The Division of Chemistry recognizes that in most cases, principal investigators will publish data (and relevant supplementary information) in peer-reviewed journal articles within a reasonable time, and that the chemistry research community maintains a significant number of databases that provide for access to data. Such disclosure of data meets the majority of needs for robust and open scientific discourse. The purpose of the Data Management Plan is to provide a means for highlighting the existing practices of the principal investigator’s laboratory and larger research community, and to encourage innovations that, where appropriate and practical, take advantage of emerging information technologies and cyber-infrastructure.
In general, a Data Management plan will describe the nature of the data or products generated by the research, and how these will be managed with regard to access, sharing and archiving. The plan should not be used to circumvent the 15-page Project Description limitation in a proposal. The Data Management plan will be subject to peer review, and proposals without such plan will be returned without review. In certain special cases, the Data Management plan may contain a statement such as “a data management plan is not relevant to the proposed activities.” Such exemptions will be explicitly noted in the Program Description or solicitation. Finally, principal investigators and their institutions should be aware of the provisions of the Bayh-Dole Act (35 U.S.C. § 200-212, implemented under C.F.R. 401), which afford the institution certain rights to the intellectual property, inventions, and other products derived from federally funded research.
The following five items are listed in the same order as those in the guidelines of the revised PAPPG, and have been paraphrased to guide the Chemistry community. They are not intended to supplant the guidance given in the PAPPG.
- Products of the Research. Describe the types of data and products that will be generated in the research, for example numerical data on chemical systems such as spectra, diffraction patterns, physical properties, time-dependent information on chemical and physical processes, theoretical formalisms, computational strategies, final or intermediate numerical results from theoretical calculations, software, and curriculum materials.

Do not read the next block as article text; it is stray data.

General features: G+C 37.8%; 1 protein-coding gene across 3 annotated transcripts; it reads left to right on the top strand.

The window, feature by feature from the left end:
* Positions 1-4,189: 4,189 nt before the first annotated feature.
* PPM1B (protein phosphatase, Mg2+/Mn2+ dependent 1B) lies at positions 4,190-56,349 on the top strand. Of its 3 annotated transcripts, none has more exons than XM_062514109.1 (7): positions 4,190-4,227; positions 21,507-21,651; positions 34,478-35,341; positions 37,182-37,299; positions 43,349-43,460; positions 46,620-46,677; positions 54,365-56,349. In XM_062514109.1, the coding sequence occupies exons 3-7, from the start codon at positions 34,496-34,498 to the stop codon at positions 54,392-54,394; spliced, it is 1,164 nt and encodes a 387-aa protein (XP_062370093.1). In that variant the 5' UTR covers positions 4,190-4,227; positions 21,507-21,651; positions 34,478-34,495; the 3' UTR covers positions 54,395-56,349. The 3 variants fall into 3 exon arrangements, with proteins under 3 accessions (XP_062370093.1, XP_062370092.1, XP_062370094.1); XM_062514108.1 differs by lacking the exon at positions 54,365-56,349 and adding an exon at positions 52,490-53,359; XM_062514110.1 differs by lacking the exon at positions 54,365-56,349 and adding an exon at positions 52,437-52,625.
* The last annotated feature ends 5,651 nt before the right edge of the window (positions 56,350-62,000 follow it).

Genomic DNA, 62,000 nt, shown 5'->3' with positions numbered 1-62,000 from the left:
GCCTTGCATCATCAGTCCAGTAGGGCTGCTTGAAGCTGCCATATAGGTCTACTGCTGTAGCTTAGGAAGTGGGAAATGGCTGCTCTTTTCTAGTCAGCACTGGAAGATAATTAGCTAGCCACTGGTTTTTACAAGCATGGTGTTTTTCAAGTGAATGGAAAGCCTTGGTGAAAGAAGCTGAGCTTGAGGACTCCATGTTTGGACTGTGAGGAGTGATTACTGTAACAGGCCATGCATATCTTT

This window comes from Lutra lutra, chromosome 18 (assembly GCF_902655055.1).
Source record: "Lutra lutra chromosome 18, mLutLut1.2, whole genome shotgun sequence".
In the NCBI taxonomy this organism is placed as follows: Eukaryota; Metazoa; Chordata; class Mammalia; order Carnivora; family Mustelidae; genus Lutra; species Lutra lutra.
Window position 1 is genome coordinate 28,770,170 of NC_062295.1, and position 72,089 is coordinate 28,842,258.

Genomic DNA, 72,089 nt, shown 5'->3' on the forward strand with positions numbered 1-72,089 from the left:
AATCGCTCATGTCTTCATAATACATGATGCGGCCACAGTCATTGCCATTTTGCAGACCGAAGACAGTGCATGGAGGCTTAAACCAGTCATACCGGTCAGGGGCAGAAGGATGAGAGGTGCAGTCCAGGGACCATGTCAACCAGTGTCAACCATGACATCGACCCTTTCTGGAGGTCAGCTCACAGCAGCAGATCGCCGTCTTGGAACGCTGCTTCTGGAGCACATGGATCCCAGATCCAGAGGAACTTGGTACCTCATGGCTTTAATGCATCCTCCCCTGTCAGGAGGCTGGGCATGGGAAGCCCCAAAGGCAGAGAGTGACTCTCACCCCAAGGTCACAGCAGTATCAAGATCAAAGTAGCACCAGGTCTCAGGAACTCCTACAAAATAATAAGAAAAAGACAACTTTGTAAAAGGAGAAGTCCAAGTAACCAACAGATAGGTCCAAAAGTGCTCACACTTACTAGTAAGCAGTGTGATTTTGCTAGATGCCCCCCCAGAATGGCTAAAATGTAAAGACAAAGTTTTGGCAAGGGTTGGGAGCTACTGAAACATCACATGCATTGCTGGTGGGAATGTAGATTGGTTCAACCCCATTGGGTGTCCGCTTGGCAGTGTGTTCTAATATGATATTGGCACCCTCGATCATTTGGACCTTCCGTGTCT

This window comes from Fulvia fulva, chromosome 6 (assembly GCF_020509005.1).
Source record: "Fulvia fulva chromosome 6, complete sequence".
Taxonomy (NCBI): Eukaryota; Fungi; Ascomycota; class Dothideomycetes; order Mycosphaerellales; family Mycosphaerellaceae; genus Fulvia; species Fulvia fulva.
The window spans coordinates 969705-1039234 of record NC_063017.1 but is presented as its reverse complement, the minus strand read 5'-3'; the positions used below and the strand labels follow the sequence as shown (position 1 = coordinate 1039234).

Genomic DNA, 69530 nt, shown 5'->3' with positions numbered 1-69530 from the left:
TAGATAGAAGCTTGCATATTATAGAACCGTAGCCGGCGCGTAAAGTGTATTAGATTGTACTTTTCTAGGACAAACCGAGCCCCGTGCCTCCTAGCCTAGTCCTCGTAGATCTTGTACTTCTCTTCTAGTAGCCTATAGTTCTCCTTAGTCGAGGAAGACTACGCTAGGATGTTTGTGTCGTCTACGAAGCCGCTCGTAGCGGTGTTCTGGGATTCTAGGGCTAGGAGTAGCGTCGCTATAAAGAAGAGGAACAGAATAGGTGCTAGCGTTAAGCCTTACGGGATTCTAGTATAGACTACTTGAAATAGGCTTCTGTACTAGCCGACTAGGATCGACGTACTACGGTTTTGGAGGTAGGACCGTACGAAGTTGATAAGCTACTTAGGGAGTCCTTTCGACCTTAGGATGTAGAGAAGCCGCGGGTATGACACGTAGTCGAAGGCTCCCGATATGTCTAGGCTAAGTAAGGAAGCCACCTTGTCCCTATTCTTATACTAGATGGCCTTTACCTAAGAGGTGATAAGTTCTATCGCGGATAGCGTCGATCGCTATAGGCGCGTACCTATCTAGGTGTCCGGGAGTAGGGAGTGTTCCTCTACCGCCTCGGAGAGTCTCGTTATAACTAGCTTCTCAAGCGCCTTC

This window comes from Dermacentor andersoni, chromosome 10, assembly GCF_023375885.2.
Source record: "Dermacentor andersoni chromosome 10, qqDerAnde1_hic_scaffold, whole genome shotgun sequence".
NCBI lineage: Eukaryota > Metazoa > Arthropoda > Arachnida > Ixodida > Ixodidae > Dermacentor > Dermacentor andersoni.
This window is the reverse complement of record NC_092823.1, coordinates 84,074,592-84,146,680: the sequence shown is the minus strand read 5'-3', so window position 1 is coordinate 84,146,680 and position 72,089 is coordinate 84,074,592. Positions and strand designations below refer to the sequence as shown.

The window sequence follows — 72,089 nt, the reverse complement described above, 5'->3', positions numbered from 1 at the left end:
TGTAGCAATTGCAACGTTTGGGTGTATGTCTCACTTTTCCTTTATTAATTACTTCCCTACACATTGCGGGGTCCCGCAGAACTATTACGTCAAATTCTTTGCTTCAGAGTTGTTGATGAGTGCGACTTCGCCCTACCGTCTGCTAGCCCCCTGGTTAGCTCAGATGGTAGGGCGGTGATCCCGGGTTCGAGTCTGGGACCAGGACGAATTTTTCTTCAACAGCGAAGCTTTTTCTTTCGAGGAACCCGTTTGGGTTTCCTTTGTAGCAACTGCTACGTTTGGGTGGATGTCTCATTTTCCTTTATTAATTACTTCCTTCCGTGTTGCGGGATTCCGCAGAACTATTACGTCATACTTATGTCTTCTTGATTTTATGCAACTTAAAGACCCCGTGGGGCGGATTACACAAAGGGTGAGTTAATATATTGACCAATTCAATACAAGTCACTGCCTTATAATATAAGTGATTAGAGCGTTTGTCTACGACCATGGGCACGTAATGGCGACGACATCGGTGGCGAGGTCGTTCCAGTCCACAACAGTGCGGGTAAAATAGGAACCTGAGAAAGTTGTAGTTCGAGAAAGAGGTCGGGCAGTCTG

- Data Format. Describe the format in which the data or products are stored (e.g., hardcopy notebook and/or instrument outputs, ASCII, html, jpeg or other formats). Where data are stored in unusual or not generally accessible formats, explain how the data may be converted to a more accessible format or otherwise made available to interested parties. You may also comment on the current or anticipated need for interested parties outside of your laboratory to access your primary data.
- Access to Data and Data Sharing Practices and Policies. “Access to data” refers to data made accessible without explicit request from the interested party, for example those posted on a website or made available to a public database. Describe your plans, if any, for providing such general access to data, including websites maintained by your research group, and direct contributions to public databases (e.g., the Protein Data Bank, Cambridge Crystallographic Data Centre, Inorganic Crystal Structure Database in Karlsruhe, Zeolite Structure Database). Also note if you submit your data in the form of tables, graphs, computer code or other format to the supplementary materials sections of peer-reviewed journals. Describe your practice or policies regarding the release of data for access, for example whether data are posted before or after formal publication. Finally, note as well any anticipated inclusion of your data into databases that mine the published literature (e.g., PubChem, NIST Chemistry WebBook). “Data sharing” refers to the release of data in response to a specific request from an interested party. Describe your policies for data sharing, including where applicable provisions for protection of privacy, confidentiality, intellectual property, national security, or other rights or requirements.
- Archiving of Data. Describe how data will be archived and how preservation of access will be handled. For example, will hardcopy notebooks, instrument outputs, and physical samples be stored in a location where there are safeguards against fire or water damage? Is there a plan to transfer digitized information to new storage media or devices as technological standards or practices change? Will there be an easily accessible index that documents where all archived data are stored and how they can be accessed?